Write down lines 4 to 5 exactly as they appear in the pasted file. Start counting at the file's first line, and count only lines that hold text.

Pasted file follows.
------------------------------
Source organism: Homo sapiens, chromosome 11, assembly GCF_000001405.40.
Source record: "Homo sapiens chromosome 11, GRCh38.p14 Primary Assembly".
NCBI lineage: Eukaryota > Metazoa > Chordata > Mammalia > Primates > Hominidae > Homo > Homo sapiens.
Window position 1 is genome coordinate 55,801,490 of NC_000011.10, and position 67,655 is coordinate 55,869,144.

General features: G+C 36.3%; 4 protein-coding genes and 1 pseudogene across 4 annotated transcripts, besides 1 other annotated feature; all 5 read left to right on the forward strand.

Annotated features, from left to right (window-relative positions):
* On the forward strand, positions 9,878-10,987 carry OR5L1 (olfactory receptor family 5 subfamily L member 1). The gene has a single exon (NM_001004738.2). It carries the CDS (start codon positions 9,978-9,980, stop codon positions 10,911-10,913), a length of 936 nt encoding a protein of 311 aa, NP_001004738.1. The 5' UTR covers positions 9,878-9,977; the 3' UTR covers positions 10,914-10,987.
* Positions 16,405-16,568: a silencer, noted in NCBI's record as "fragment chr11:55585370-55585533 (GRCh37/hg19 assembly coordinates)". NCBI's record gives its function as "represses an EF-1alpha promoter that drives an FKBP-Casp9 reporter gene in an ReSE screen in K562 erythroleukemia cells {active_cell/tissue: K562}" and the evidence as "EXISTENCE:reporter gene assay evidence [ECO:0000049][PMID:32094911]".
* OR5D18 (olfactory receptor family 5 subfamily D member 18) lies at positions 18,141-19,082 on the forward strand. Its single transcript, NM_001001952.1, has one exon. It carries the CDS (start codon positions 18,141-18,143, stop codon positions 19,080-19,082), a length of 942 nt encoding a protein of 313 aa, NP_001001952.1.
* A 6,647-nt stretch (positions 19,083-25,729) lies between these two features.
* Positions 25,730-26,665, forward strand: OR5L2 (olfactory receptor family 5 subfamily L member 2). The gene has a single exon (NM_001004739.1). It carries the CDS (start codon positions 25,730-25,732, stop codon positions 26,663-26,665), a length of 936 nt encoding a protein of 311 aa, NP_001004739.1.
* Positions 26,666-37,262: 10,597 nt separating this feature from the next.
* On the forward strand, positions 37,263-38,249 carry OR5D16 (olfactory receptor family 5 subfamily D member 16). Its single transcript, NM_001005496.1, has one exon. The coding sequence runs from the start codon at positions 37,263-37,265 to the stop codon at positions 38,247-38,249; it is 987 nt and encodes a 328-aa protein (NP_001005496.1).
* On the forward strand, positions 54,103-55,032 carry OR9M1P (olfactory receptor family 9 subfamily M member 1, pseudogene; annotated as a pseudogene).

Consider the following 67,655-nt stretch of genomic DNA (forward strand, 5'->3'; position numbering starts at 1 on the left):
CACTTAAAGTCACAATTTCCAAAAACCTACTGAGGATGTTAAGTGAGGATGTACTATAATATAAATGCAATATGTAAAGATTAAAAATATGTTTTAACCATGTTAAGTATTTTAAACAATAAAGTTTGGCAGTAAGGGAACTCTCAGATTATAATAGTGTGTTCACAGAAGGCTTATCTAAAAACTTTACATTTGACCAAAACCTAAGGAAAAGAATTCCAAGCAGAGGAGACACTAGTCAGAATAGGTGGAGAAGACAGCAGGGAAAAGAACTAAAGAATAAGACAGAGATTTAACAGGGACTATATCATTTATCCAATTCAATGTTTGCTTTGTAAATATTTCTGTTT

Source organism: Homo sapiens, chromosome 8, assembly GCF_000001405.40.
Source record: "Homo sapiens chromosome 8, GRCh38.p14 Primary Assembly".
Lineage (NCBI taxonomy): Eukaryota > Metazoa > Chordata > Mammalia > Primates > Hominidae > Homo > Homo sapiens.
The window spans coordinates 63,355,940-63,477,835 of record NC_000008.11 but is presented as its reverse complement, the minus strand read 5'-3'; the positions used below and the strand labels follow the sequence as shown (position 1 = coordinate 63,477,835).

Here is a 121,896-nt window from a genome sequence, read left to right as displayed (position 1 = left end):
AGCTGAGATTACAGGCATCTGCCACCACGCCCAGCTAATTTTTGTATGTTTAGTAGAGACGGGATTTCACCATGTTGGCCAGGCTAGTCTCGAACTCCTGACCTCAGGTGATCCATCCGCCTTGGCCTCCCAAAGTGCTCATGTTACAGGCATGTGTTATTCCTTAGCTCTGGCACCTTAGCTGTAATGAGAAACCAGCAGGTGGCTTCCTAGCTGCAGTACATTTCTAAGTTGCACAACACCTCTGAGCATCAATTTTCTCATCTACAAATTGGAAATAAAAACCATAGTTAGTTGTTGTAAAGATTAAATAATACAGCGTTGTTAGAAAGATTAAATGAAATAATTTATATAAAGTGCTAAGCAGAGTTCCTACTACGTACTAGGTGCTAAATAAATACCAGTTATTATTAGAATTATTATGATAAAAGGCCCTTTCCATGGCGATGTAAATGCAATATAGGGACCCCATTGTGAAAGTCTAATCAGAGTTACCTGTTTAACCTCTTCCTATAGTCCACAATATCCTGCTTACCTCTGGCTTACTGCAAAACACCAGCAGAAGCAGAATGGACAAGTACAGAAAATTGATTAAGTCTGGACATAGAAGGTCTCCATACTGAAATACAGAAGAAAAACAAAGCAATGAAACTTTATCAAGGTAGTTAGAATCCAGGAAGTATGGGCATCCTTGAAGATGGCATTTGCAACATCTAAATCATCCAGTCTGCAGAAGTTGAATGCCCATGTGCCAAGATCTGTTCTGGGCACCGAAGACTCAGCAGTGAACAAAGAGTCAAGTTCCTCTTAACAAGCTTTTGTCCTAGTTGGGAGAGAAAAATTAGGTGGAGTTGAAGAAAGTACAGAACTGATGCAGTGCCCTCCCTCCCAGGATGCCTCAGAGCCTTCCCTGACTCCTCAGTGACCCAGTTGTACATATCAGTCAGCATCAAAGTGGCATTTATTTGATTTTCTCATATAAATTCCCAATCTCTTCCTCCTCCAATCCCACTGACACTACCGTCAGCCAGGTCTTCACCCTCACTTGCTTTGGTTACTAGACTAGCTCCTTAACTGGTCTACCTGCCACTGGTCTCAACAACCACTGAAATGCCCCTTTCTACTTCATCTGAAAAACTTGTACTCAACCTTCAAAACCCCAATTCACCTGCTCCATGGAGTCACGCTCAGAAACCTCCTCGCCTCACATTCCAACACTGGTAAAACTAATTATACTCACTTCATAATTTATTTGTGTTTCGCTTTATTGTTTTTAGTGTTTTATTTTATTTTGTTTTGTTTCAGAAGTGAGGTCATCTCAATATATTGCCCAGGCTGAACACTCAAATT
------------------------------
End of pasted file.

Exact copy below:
Window position 1 is genome coordinate 55,801,490 of NC_000011.10, and position 67,655 is coordinate 55,869,144.

General features: G+C 36.3%; 4 protein-coding genes and 1 pseudogene across 4 annotated transcripts, besides 1 other annotated feature; all 5 read left to right on the forward strand.